The Man Who Laughs (1928)
Dir. Paul Leni
Written by J. Grubb Alexander, Walter Anthony, Mary McLean, Charles E. Whittaker from the novel by Victor Hugo
Starring Conrad Veidt, Mary Philbin, Brandon Hurst, Olga Baklanova, Cesare Gravina
Despite the startling visage of the title character, this gloomy expressionist melodrama isn’t quite a horror film. But you’d never know that from the way it opens: a sadistic king (James II of England) is malevolently taunting a nobleman who has displeased him, sending him to cruel death in an iron maiden moments after informing him that his devilish jester Barkilphedro has instructed gypsys to horribly mutilate his son’’s face into a permanent grin, “to laugh forever at his fool of a father." Since we don’t see the boy, you at first gotta assume that he’s just yankin’ the poor guy’s chain, no one would really do that. I mean, who would even think to do that, let alone actually go to the trouble of finding gypsies willing to pull the trigger on this cockamimie plan, especially since the victim’s father ain’t gonna live to see the finished product anyway. I figured this was going to be like Sam Jackson’s made-up bible passage from PULP FICTION, just a bunch of cold-blooded game James II likes to talk to some sucker before busting a cap in his ass (in this case, busting many spikes throughout his whole body. Talk about getting medieval on your ass!). But then I remembered that the title of this film is THE MAN WHO LAUGHS and figured no, that’s probably literally true.
Sure enough, we meet our unlucky hero --name o’ Gwynplaine-- while he’s still a child, his mouth already butchered and covered by a bandana. The gypsies that were supposed to take him to some other country for some reason panic and dump him, and he wanders homeless through a truly chilling expressionistic landscape of hanged corpses and swirling ice. On the way, he pulls a baby out of the arms of its dead and frozen parent, and nearly dies of exposure himself before being taken in by the kindly Ursus (Cesare Gravina, 1915’s MADAME BUTTERFLY).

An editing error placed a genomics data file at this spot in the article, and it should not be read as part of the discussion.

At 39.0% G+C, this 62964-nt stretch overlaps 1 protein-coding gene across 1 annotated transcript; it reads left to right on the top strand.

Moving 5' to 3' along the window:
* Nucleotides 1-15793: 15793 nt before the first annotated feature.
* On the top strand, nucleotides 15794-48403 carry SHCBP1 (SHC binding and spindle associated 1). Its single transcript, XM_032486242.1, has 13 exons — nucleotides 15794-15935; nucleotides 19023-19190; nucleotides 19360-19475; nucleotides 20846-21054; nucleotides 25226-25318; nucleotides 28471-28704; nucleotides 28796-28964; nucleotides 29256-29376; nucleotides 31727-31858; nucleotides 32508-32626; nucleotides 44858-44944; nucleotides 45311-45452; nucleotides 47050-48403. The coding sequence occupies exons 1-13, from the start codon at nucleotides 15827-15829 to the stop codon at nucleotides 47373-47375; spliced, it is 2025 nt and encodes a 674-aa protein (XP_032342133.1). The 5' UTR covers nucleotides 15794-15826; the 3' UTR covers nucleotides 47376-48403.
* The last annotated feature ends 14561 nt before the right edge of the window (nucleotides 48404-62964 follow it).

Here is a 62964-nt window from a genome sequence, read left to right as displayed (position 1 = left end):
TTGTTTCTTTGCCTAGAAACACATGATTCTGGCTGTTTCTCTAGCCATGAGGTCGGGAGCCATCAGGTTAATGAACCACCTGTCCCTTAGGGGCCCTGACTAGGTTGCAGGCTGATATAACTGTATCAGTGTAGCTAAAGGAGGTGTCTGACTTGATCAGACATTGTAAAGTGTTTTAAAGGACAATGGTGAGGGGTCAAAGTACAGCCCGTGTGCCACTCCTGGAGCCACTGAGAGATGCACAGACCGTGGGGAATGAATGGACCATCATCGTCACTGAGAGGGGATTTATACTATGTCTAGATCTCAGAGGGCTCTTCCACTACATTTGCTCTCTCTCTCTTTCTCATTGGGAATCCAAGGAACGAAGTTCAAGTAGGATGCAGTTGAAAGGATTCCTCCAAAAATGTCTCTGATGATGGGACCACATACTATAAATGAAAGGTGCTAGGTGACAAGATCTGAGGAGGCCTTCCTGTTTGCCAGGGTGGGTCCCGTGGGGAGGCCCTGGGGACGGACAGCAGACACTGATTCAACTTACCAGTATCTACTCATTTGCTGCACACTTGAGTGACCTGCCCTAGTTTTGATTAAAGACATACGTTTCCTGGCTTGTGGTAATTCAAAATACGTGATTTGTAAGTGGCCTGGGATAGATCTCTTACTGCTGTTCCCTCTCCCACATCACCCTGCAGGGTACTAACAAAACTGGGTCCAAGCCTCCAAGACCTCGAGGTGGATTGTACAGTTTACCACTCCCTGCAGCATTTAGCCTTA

|Just hangin' around. If there's a narrative reason this looks like some sort of post-apocalyptic wasteland, the movie sure doesn't make it clear. But I love it.|
Everything up to this point is most definitely horror; the king’s room is absolutely drenched in gloomy shadows and weird, exaggerated statues which seem to imply some kind of sinister but unknowable agenda that has set all this suffering in motion. Likewise, the grim hellscape through which wanders the disfigured child carrying an orphaned baby is as nightmarish an image as I have ever seen. The whole experience is immensely immersive and unnerving, truly one of the most powerful openings to a film I’ve seen in a long, long time. Director Paul Leni created (as near as I can tell) the very first ever horror anthology, the 1926 WAXWORKS,* and also the hugely influential ghost story THE CAT AND THE CANARY, so he certainly knew his way around horror imagery, and probably even helped invent the whole concept of horror cinema (he died of blood poisoning only one year after this was released, the mind reels as to what he might have done had he made it to the sound era). With Leni’s talent for atmosphere combined with the grotesqueness of the imagery and of the wounds suffered by the innocent child, there’s clearly a really disturbing horror movie being set up here.